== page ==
First impressions are critical in Hollywood.  The wrong hair-color can cost an actress a job or an entire career.  Good examples are Gillian Anderson and Lauren Holly who both dyed their naturally luscious blonde hair to vibrant red to land roles that launched their careers.   The same holds true with television shows.  You only have one shot at making a good impression. 
That is the goal of “pilot” season in Hollywood.  Tens of millions of dollars are spent on a pilot episode of a new TV series in hope of striking gold.  Each and every show has the potential to be the next FRIENDS, SEINFELD, THE WEST WING or ER.  Networks are desperate to find shows that will run multiple seasons and rake in gazillions of dollars in advertising dollars.  The thought is that the longer a show is on the air, the higher its commercial air-time can be sold for – well, so long as it is a hit.  But then, if the show is not a solid hit or performer, it won’t be picked up.  Even the former Emmy-winning series HOUSE got its pink-slip this year.  It fell beneath the dreaded 7 million viewer mark and Fox had to make the hard decision that the show was no longer viable.  It was not pulling in the eyeballs needed to keep it above the profit margin.  (FRINGE, are you listening?!)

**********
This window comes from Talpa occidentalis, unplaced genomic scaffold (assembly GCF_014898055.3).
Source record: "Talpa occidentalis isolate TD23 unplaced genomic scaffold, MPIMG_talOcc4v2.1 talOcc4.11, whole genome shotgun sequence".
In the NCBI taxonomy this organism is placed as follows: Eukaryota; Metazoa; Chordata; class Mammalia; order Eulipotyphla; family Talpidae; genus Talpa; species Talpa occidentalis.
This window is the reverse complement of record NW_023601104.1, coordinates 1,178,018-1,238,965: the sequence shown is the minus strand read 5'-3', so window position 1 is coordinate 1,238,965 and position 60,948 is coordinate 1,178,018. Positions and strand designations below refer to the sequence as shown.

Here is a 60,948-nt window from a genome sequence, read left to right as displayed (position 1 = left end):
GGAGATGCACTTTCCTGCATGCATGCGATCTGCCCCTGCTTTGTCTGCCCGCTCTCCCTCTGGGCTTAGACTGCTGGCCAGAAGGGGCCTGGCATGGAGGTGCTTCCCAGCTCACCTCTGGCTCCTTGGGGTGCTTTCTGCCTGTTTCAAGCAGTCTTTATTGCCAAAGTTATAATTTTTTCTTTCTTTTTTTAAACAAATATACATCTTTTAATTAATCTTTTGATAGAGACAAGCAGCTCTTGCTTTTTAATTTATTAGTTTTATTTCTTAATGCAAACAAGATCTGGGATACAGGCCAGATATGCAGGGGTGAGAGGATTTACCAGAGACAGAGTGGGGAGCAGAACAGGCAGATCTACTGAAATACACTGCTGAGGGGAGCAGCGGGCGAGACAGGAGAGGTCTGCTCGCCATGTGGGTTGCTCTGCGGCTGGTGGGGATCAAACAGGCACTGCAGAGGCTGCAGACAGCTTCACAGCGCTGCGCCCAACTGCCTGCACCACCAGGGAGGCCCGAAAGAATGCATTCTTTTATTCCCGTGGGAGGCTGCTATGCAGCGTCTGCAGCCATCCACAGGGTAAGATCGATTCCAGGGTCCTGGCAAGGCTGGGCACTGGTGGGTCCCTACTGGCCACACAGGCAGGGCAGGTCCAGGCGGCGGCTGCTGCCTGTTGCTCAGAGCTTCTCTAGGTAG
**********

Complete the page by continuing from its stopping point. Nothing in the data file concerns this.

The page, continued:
So what does this all mean:  it’s going to be a bloodbath over the next few months.  With pilot season well underway, the buzz is already building.  There is going to be a healthy crop of new shows chomping at the bit to take over for under-performing current TV shows. 
What’s going to be on the “Big 5’s” Hit List?  You might be surprised.  A lot of the shows you watch are going to be on the list.   Why?  Because you are the minority, one of the stalwart few who stuck by your show through the thick-and-thin, or because you were willing to give a new show a chance, but you were one of the very few.  (And trust me, if you are reading this article, you are definitely amongst the few.  You are a thinking television viewer who gives shows a chance and who is loyal to stand by your show no matter when or where it gets moved to.)
Dare we speculate on what shows are going to be canceled?  New shows like ALCATRAZ, THE FINDER, I HATE MY TEENAGE DAUGHTER, AWAKE, THE RIVER, PAN AM, A GIFTED MAN, GCB, and THE FIRM are in the cross-hairs.  Older shows like FRINGE, BODY OF PROOF, COUGAR TOWN, CSI: NEW YORK, NIKITA, THE SECRET CIRCLE, RAISING HOPE, PRIVATE PRACTICE, and HARRY’S LAW are also looking like they may be venturing towards “pink slips.”